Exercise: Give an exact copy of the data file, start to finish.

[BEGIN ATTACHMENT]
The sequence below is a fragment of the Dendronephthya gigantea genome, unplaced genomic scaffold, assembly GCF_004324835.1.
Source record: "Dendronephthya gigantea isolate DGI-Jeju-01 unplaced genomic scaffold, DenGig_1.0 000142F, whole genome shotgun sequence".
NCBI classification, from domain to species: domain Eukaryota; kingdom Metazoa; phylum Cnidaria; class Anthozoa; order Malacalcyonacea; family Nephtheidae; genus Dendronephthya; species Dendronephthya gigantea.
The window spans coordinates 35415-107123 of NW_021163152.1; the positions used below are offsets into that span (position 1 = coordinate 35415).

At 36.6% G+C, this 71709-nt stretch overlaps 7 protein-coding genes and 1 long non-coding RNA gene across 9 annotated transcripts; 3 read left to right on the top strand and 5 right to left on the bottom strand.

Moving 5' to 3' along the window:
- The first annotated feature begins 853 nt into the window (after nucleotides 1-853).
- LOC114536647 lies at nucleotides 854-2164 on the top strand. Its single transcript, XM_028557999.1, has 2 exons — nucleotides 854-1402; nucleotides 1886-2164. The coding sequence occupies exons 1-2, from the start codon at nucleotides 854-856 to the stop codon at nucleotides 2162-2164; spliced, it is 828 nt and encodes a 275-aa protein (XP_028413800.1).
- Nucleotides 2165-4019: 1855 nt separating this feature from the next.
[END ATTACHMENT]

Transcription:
The sequence below is a fragment of the Dendronephthya gigantea genome, unplaced genomic scaffold, assembly GCF_004324835.1.
Source record: "Dendronephthya gigantea isolate DGI-Jeju-01 unplaced genomic scaffold, DenGig_1.0 000142F, whole genome shotgun sequence".
NCBI classification, from domain to species: domain Eukaryota; kingdom Metazoa; phylum Cnidaria; class Anthozoa; order Malacalcyonacea; family Nephtheidae; genus Dendronephthya; species Dendronephthya gigantea.
The window spans coordinates 35415-107123 of NW_021163152.1; the positions used below are offsets into that span (position 1 = coordinate 35415).

At 36.6% G+C, this 71709-nt stretch overlaps 7 protein-coding genes and 1 long non-coding RNA gene across 9 annotated transcripts; 3 read left to right on the top strand and 5 right to left on the bottom strand.

Moving 5' to 3' along the window:
- The first annotated feature begins 853 nt into the window (after nucleotides 1-853).
- LOC114536647 lies at nucleotides 854-2164 on the top strand. Its single transcript, XM_028557999.1, has 2 exons — nucleotides 854-1402; nucleotides 1886-2164. The coding sequence occupies exons 1-2, from the start codon at nucleotides 854-856 to the stop codon at nucleotides 2162-2164; spliced, it is 828 nt and encodes a 275-aa protein (XP_028413800.1).
- Nucleotides 2165-4019: 1855 nt separating this feature from the next.